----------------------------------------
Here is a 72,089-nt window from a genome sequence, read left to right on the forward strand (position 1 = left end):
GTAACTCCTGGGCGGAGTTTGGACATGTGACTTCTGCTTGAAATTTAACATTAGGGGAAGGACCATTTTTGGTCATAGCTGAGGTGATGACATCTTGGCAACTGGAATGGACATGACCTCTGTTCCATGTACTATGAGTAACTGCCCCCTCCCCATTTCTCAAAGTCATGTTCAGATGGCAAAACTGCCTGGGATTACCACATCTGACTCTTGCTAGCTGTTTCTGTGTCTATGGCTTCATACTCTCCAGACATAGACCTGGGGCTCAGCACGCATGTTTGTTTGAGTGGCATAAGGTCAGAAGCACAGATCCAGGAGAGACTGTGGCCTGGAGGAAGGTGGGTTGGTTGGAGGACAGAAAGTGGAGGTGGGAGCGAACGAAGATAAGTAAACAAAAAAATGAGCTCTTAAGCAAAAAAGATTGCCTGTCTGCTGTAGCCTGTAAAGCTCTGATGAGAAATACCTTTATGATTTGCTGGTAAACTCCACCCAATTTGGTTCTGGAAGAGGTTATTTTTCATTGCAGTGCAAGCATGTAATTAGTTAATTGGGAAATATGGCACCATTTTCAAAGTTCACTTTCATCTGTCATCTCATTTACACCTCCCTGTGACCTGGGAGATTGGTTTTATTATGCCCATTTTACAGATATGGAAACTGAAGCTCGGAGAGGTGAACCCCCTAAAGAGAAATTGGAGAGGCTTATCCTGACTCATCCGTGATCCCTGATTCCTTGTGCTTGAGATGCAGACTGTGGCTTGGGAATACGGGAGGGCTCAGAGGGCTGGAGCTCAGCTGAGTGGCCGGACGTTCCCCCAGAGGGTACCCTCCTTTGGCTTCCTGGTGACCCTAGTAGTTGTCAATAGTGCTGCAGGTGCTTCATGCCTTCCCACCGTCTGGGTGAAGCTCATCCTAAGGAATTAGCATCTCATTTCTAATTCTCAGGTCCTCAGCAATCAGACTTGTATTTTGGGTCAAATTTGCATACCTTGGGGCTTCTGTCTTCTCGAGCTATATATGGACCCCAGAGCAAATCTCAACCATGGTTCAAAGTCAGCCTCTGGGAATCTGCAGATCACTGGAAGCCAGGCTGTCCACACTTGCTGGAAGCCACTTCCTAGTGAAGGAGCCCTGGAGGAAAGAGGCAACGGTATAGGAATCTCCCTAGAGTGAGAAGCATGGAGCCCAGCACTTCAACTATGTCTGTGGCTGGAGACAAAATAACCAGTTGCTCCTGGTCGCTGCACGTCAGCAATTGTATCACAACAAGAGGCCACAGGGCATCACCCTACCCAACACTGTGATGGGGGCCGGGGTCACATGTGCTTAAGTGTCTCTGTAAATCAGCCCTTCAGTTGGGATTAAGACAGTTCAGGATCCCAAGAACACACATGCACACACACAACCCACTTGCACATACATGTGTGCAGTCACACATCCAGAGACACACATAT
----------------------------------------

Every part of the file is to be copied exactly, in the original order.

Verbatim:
Here is a 72,089-nt window from a genome sequence, read left to right on the forward strand (position 1 = left end):
GTAACTCCTGGGCGGAGTTTGGACATGTGACTTCTGCTTGAAATTTAACATTAGGGGAAGGACCATTTTTGGTCATAGCTGAGGTGATGACATCTTGGCAACTGGAATGGACATGACCTCTGTTCCATGTACTATGAGTAACTGCCCCCTCCCCATTTCTCAAAGTCATGTTCAGATGGCAAAACTGCCTGGGATTACCACATCTGACTCTTGCTAGCTGTTTCTGTGTCTATGGCTTCATACTCTCCAGACATAGACCTGGGGCTCAGCACGCATGTTTGTTTGAGTGGCATAAGGTCAGAAGCACAGATCCAGGAGAGACTGTGGCCTGGAGGAAGGTGGGTTGGTTGGAGGACAGAAAGTGGAGGTGGGAGCGAACGAAGATAAGTAAACAAAAAAATGAGCTCTTAAGCAAAAAAGATTGCCTGTCTGCTGTAGCCTGTAAAGCTCTGATGAGAAATACCTTTATGATTTGCTGGTAAACTCCACCCAATTTGGTTCTGGAAGAGGTTATTTTTCATTGCAGTGCAAGCATGTAATTAGTTAATTGGGAAATATGGCACCATTTTCAAAGTTCACTTTCATCTGTCATCTCATTTACACCTCCCTGTGACCTGGGAGATTGGTTTTATTATGCCCATTTTACAGATATGGAAACTGAAGCTCGGAGAGGTGAACCCCCTAAAGAGAAATTGGAGAGGCTTATCCTGACTCATCCGTGATCCCTGATTCCTTGTGCTTGAGATGCAGACTGTGGCTTGGGAATACGGGAGGGCTCAGAGGGCTGGAGCTCAGCTGAGTGGCCGGACGTTCCCCCAGAGGGTACCCTCCTTTGGCTTCCTGGTGACCCTAGTAGTTGTCAATAGTGCTGCAGGTGCTTCATGCCTTCCCACCGTCTGGGTGAAGCTCATCCTAAGGAATTAGCATCTCATTTCTAATTCTCAGGTCCTCAGCAATCAGACTTGTATTTTGGGTCAAATTTGCATACCTTGGGGCTTCTGTCTTCTCGAGCTATATATGGACCCCAGAGCAAATCTCAACCATGGTTCAAAGTCAGCCTCTGGGAATCTGCAGATCACTGGAAGCCAGGCTGTCCACACTTGCTGGAAGCCACTTCCTAGTGAAGGAGCCCTGGAGGAAAGAGGCAACGGTATAGGAATCTCCCTAGAGTGAGAAGCATGGAGCCCAGCACTTCAACTATGTCTGTGGCTGGAGACAAAATAACCAGTTGCTCCTGGTCGCTGCACGTCAGCAATTGTATCACAACAAGAGGCCACAGGGCATCACCCTACCCAACACTGTGATGGGGGCCGGGGTCACATGTGCTTAAGTGTCTCTGTAAATCAGCCCTTCAGTTGGGATTAAGACAGTTCAGGATCCCAAGAACACACATGCACACACACAACCCACTTGCACATACATGTGTGCAGTCACACATCCAGAGACACACATAT